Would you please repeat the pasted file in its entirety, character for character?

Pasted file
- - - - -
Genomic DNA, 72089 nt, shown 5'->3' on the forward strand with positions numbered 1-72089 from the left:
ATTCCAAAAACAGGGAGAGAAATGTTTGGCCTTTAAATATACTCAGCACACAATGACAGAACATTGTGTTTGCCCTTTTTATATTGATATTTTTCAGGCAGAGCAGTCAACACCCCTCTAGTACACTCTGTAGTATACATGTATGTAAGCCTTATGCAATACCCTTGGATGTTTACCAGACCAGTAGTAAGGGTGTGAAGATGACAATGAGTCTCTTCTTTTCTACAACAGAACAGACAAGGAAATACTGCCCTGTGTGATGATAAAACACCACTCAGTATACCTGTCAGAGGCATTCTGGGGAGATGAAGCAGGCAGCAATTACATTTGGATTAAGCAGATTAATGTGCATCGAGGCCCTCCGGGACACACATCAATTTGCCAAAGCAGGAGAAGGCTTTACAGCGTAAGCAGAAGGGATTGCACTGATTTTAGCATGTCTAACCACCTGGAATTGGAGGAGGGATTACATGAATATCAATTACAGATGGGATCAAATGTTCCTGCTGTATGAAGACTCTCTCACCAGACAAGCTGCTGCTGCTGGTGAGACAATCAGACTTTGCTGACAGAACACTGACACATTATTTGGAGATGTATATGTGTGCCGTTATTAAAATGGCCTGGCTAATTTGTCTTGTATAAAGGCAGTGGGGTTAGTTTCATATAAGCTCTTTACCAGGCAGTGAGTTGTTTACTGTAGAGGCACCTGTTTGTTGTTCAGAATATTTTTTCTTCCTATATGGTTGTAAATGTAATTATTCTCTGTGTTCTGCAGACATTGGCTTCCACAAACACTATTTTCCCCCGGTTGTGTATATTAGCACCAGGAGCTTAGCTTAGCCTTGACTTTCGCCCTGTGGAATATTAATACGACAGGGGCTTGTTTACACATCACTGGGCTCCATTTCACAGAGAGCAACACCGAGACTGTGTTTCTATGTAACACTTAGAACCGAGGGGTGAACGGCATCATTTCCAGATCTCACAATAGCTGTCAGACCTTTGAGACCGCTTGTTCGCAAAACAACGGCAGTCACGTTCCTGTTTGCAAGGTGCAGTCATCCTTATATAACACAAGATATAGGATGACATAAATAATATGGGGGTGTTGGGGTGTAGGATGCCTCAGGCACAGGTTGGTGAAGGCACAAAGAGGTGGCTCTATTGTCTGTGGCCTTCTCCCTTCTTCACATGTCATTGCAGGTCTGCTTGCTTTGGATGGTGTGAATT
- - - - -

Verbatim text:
Genomic DNA, 72089 nt, shown 5'->3' on the forward strand with positions numbered 1-72089 from the left:
ATTCCAAAAACAGGGAGAGAAATGTTTGGCCTTTAAATATACTCAGCACACAATGACAGAACATTGTGTTTGCCCTTTTTATATTGATATTTTTCAGGCAGAGCAGTCAACACCCCTCTAGTACACTCTGTAGTATACATGTATGTAAGCCTTATGCAATACCCTTGGATGTTTACCAGACCAGTAGTAAGGGTGTGAAGATGACAATGAGTCTCTTCTTTTCTACAACAGAACAGACAAGGAAATACTGCCCTGTGTGATGATAAAACACCACTCAGTATACCTGTCAGAGGCATTCTGGGGAGATGAAGCAGGCAGCAATTACATTTGGATTAAGCAGATTAATGTGCATCGAGGCCCTCCGGGACACACATCAATTTGCCAAAGCAGGAGAAGGCTTTACAGCGTAAGCAGAAGGGATTGCACTGATTTTAGCATGTCTAACCACCTGGAATTGGAGGAGGGATTACATGAATATCAATTACAGATGGGATCAAATGTTCCTGCTGTATGAAGACTCTCTCACCAGACAAGCTGCTGCTGCTGGTGAGACAATCAGACTTTGCTGACAGAACACTGACACATTATTTGGAGATGTATATGTGTGCCGTTATTAAAATGGCCTGGCTAATTTGTCTTGTATAAAGGCAGTGGGGTTAGTTTCATATAAGCTCTTTACCAGGCAGTGAGTTGTTTACTGTAGAGGCACCTGTTTGTTGTTCAGAATATTTTTTCTTCCTATATGGTTGTAAATGTAATTATTCTCTGTGTTCTGCAGACATTGGCTTCCACAAACACTATTTTCCCCCGGTTGTGTATATTAGCACCAGGAGCTTAGCTTAGCCTTGACTTTCGCCCTGTGGAATATTAATACGACAGGGGCTTGTTTACACATCACTGGGCTCCATTTCACAGAGAGCAACACCGAGACTGTGTTTCTATGTAACACTTAGAACCGAGGGGTGAACGGCATCATTTCCAGATCTCACAATAGCTGTCAGACCTTTGAGACCGCTTGTTCGCAAAACAACGGCAGTCACGTTCCTGTTTGCAAGGTGCAGTCATCCTTATATAACACAAGATATAGGATGACATAAATAATATGGGGGTGTTGGGGTGTAGGATGCCTCAGGCACAGGTTGGTGAAGGCACAAAGAGGTGGCTCTATTGTCTGTGGCCTTCTCCCTTCTTCACATGTCATTGCAGGTCTGCTTGCTTTGGATGGTGTGAATT